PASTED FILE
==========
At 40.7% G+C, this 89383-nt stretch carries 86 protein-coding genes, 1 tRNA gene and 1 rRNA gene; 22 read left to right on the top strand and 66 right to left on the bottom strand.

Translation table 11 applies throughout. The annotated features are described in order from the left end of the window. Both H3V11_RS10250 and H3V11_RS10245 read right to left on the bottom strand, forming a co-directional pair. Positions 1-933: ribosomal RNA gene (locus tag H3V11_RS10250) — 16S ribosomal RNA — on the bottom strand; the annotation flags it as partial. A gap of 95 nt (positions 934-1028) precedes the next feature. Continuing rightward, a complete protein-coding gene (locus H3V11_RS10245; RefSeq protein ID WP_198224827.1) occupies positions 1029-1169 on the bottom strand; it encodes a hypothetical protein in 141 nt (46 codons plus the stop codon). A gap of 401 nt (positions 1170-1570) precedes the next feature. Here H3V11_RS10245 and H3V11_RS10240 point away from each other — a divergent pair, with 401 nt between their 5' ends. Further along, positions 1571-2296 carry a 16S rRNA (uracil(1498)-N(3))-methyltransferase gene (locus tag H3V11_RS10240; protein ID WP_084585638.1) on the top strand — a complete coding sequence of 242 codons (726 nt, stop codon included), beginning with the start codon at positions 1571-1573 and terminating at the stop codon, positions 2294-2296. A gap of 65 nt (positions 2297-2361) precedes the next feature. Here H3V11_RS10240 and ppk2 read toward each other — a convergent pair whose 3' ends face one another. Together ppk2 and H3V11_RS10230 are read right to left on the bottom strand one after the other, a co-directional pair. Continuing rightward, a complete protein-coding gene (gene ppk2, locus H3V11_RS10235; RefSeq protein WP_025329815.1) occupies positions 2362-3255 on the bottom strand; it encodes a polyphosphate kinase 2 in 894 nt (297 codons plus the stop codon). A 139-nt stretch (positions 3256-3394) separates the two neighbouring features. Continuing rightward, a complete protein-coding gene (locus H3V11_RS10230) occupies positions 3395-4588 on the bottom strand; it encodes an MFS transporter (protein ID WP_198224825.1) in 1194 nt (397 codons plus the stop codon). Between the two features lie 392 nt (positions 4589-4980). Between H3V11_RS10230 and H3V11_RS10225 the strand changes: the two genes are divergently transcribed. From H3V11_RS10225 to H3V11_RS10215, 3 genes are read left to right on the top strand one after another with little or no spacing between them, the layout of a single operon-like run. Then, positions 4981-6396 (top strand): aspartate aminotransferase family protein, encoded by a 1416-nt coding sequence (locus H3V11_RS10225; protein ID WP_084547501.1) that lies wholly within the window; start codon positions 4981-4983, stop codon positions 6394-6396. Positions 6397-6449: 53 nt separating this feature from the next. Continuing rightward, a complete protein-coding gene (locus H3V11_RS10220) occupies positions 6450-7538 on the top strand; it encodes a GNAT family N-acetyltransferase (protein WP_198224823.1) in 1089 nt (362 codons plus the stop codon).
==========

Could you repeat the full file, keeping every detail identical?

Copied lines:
At 40.7% G+C, this 89383-nt stretch carries 86 protein-coding genes, 1 tRNA gene and 1 rRNA gene; 22 read left to right on the top strand and 66 right to left on the bottom strand.

Translation table 11 applies throughout. The annotated features are described in order from the left end of the window. Both H3V11_RS10250 and H3V11_RS10245 read right to left on the bottom strand, forming a co-directional pair. Positions 1-933: ribosomal RNA gene (locus tag H3V11_RS10250) — 16S ribosomal RNA — on the bottom strand; the annotation flags it as partial. A gap of 95 nt (positions 934-1028) precedes the next feature. Continuing rightward, a complete protein-coding gene (locus H3V11_RS10245; RefSeq protein ID WP_198224827.1) occupies positions 1029-1169 on the bottom strand; it encodes a hypothetical protein in 141 nt (46 codons plus the stop codon). A gap of 401 nt (positions 1170-1570) precedes the next feature. Here H3V11_RS10245 and H3V11_RS10240 point away from each other — a divergent pair, with 401 nt between their 5' ends. Further along, positions 1571-2296 carry a 16S rRNA (uracil(1498)-N(3))-methyltransferase gene (locus tag H3V11_RS10240; protein ID WP_084585638.1) on the top strand — a complete coding sequence of 242 codons (726 nt, stop codon included), beginning with the start codon at positions 1571-1573 and terminating at the stop codon, positions 2294-2296. A gap of 65 nt (positions 2297-2361) precedes the next feature. Here H3V11_RS10240 and ppk2 read toward each other — a convergent pair whose 3' ends face one another. Together ppk2 and H3V11_RS10230 are read right to left on the bottom strand one after the other, a co-directional pair. Continuing rightward, a complete protein-coding gene (gene ppk2, locus H3V11_RS10235; RefSeq protein WP_025329815.1) occupies positions 2362-3255 on the bottom strand; it encodes a polyphosphate kinase 2 in 894 nt (297 codons plus the stop codon). A 139-nt stretch (positions 3256-3394) separates the two neighbouring features. Continuing rightward, a complete protein-coding gene (locus H3V11_RS10230) occupies positions 3395-4588 on the bottom strand; it encodes an MFS transporter (protein ID WP_198224825.1) in 1194 nt (397 codons plus the stop codon). Between the two features lie 392 nt (positions 4589-4980). Between H3V11_RS10230 and H3V11_RS10225 the strand changes: the two genes are divergently transcribed. From H3V11_RS10225 to H3V11_RS10215, 3 genes are read left to right on the top strand one after another with little or no spacing between them, the layout of a single operon-like run. Then, positions 4981-6396 (top strand): aspartate aminotransferase family protein, encoded by a 1416-nt coding sequence (locus H3V11_RS10225; protein ID WP_084547501.1) that lies wholly within the window; start codon positions 4981-4983, stop codon positions 6394-6396. Positions 6397-6449: 53 nt separating this feature from the next. Continuing rightward, a complete protein-coding gene (locus H3V11_RS10220) occupies positions 6450-7538 on the top strand; it encodes a GNAT family N-acetyltransferase (protein WP_198224823.1) in 1089 nt (362 codons plus the stop codon).